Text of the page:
Bonnie: Wow. That was a lot to absorb! Thanks, David. I want to know what Bob Parker at IDC thinks about that. Bob agree, disagree?

Bob: I agree, but with a twist. I like to refer to our economy now as a treadmill economy. Since the recession, we haven’t had any real economic growth, so companies have been on this treadmill.

We’ve become really good at managing the volatility, and we’ve generated a lot of cash, which relates back to David’s comments about balance-sheet health. But what we’ve done with the cash is to stock buybacks. We do dividend increases or we do acquisitions. So it’s almost a zero-sum game. However, I think there is a sense among CEOs that there is real growth in digital. So to David’s point, I think the CFO role has to change.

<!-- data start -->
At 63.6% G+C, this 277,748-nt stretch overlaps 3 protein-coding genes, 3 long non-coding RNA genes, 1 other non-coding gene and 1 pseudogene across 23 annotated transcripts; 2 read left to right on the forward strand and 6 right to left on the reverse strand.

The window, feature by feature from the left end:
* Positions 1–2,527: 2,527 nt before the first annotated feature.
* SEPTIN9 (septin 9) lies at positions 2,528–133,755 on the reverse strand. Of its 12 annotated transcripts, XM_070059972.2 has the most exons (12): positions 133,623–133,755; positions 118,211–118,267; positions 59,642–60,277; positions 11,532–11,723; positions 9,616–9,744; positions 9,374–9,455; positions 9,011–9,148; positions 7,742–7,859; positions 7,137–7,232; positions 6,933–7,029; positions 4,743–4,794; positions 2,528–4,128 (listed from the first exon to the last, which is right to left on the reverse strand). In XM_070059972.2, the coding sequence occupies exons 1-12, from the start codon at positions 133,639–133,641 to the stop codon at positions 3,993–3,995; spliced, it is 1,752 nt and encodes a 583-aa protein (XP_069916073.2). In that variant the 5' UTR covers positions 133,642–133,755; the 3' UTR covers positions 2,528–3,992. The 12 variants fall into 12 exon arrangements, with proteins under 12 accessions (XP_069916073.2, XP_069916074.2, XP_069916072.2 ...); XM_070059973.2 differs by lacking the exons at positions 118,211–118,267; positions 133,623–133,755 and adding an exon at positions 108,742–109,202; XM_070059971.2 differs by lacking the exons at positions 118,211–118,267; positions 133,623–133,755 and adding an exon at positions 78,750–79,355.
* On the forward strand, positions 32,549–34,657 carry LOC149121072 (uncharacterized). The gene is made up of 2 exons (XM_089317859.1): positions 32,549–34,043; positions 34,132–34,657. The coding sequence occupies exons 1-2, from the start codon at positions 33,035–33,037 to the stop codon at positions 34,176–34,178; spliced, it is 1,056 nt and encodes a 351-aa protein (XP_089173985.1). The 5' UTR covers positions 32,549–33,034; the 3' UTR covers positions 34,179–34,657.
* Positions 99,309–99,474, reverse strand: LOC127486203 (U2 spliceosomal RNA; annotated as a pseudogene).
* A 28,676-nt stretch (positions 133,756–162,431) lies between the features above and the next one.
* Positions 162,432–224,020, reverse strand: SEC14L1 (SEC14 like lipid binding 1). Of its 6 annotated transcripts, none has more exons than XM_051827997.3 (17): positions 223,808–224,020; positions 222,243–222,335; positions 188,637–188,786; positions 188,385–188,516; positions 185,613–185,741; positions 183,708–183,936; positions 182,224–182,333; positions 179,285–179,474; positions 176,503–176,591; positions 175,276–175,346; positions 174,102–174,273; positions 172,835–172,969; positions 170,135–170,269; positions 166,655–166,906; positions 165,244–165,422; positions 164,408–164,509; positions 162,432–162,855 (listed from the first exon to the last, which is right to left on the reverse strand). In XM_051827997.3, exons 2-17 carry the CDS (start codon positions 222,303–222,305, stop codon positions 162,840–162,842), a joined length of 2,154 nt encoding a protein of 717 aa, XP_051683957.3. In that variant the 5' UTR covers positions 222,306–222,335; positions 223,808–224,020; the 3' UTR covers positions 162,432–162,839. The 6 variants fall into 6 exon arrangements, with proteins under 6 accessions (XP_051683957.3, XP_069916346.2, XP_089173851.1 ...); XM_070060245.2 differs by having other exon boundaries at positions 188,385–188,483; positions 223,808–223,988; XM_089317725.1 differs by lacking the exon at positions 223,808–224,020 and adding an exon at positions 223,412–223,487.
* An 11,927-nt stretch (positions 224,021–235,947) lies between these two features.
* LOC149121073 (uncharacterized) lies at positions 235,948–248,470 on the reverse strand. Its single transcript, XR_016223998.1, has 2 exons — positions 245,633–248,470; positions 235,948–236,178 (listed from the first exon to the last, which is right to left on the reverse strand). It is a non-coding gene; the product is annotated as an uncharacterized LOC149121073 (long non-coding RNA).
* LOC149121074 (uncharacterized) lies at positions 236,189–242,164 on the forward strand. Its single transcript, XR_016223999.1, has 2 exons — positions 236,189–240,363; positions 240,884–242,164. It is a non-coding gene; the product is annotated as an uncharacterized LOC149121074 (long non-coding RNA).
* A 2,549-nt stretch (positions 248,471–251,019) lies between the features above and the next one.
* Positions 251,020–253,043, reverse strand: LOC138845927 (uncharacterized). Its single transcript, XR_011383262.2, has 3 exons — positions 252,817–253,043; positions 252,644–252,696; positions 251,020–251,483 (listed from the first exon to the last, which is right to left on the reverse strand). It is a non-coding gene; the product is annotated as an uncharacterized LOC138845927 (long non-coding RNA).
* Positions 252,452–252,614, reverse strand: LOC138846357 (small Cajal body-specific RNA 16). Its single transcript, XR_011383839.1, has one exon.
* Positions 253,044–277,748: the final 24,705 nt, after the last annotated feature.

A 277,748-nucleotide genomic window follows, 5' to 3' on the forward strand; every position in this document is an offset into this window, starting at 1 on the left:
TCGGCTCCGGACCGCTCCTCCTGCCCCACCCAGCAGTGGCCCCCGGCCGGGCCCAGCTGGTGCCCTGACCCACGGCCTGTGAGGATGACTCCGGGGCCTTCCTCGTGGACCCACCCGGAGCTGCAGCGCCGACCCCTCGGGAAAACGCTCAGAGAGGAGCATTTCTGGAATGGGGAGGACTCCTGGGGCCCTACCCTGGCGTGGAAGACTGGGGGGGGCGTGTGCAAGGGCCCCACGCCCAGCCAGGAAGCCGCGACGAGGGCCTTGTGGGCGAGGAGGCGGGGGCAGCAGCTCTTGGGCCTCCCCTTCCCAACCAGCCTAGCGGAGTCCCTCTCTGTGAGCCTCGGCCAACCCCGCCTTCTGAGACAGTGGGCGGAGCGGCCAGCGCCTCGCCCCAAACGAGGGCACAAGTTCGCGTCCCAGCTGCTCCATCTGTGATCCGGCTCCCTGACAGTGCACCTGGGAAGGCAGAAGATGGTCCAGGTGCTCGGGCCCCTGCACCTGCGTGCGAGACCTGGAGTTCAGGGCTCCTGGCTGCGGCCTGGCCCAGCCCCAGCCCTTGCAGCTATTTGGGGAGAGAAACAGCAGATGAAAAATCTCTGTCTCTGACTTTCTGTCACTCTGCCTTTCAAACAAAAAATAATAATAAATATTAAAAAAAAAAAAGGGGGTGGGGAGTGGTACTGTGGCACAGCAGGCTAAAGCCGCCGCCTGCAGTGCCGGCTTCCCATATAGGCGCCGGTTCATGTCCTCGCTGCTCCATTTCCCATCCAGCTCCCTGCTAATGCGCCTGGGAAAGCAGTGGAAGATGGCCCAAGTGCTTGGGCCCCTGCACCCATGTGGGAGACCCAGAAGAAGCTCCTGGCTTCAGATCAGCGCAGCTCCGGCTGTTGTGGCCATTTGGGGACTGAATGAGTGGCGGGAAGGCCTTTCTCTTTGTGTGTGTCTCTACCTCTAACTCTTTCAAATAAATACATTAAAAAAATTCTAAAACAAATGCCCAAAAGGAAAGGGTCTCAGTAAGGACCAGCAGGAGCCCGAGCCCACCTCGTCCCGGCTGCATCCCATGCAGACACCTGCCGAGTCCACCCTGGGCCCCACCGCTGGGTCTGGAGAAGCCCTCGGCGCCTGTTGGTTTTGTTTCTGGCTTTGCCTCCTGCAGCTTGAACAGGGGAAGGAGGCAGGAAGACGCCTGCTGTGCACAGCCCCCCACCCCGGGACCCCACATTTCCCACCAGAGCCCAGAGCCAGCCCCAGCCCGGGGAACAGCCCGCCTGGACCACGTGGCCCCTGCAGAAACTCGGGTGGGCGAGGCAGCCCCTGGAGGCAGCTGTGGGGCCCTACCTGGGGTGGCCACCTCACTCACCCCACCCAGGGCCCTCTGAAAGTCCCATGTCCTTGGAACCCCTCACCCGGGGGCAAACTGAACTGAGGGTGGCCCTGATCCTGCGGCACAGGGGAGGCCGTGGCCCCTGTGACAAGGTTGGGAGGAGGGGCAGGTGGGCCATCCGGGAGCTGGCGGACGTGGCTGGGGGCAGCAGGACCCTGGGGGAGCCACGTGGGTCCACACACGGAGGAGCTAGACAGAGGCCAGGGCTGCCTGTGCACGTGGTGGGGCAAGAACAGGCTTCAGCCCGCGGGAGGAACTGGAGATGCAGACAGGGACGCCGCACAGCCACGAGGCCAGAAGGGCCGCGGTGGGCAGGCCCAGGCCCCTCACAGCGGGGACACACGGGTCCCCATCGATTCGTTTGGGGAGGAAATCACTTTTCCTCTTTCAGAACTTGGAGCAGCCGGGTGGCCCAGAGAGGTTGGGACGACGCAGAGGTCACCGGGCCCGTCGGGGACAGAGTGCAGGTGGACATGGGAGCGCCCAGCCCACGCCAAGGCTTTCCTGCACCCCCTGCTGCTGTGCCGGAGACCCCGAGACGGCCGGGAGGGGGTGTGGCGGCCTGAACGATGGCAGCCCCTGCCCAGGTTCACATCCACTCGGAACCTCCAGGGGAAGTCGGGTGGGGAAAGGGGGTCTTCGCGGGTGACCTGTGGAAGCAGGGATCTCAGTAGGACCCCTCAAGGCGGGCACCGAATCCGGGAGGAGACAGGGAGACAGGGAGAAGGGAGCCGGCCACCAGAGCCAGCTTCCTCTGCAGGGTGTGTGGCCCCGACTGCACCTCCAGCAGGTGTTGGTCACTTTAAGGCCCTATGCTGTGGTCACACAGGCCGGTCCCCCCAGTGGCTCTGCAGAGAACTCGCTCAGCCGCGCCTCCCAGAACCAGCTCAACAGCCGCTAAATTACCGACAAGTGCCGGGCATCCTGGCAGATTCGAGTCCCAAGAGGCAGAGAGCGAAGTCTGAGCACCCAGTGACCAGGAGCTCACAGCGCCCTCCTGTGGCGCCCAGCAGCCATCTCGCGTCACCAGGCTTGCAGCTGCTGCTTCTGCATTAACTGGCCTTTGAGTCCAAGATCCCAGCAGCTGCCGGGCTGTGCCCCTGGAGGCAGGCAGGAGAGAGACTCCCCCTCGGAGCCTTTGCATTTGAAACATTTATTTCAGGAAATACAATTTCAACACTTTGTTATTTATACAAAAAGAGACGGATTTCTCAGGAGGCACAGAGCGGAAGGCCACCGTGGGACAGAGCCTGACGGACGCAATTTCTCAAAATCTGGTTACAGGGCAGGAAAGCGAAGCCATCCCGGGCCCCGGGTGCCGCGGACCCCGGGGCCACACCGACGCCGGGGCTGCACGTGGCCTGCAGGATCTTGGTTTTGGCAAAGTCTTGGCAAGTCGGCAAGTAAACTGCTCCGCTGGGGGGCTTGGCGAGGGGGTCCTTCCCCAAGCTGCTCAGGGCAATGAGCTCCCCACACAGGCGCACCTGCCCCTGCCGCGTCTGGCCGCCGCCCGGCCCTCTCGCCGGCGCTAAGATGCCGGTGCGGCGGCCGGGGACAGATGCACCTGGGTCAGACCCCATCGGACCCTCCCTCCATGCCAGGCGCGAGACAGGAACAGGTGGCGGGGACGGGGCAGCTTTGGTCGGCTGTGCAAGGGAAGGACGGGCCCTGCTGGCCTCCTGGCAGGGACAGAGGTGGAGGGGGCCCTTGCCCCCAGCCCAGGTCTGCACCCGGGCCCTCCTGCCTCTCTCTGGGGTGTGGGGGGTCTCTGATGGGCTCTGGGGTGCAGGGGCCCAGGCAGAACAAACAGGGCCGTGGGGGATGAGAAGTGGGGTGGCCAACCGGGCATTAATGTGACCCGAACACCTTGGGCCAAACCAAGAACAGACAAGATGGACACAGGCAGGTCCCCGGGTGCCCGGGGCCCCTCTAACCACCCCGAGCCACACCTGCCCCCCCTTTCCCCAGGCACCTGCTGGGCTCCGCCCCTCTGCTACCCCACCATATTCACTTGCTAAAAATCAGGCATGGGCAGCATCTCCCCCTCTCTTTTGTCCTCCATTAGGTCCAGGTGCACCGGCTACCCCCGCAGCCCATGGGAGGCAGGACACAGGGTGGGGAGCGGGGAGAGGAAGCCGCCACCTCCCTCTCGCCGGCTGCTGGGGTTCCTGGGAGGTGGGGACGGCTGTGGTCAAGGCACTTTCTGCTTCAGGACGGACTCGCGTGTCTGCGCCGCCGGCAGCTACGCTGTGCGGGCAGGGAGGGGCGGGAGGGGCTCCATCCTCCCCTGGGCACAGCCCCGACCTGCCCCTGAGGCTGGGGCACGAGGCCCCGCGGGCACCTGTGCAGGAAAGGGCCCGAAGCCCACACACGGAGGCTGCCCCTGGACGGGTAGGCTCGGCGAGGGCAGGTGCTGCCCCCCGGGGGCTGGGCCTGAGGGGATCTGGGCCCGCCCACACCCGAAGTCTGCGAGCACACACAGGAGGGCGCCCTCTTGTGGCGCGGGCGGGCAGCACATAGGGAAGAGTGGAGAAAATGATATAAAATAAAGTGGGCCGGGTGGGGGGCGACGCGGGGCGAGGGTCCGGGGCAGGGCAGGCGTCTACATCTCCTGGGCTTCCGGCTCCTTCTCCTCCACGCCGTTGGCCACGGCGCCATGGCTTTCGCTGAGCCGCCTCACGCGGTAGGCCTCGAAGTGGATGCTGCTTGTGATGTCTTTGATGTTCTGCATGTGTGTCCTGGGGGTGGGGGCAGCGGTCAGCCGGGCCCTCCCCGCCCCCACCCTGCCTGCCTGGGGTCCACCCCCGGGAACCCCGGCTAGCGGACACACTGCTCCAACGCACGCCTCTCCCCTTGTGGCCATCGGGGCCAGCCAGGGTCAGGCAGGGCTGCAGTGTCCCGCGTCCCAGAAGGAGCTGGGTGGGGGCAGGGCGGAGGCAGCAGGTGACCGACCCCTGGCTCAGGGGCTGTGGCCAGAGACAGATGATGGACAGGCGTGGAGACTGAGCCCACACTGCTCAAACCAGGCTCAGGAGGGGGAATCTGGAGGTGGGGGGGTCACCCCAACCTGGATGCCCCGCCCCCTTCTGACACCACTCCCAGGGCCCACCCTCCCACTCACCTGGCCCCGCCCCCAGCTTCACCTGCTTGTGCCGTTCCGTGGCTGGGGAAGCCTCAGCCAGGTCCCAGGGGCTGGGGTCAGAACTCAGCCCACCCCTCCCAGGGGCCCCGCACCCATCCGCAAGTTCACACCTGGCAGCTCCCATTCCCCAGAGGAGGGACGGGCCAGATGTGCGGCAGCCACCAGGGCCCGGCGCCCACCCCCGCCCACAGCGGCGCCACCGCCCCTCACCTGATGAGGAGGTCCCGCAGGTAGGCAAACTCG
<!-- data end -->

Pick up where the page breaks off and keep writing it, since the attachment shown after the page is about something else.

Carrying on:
It’s always dangerous to use a sports metaphor. But I think the finance function’s sort of been a scorekeeper, an umpire or a referee in the treadmill economy. [CFOs] have to pivot from that role as an umpire, the one who enforces the rules, and add “coach” to the mix. As the business model changes, they have to be a key advisor, planner, and visionary for what the business model looks like. CFOs can’t just, as David said, look back at the past and apply past patterns to future expectations. That’s not going to work if we are going to be part of the digital economy and generate growth for the company.

Bonnie: Thank you. All very profound. Birgit, thoughts on what David started and Bob added to?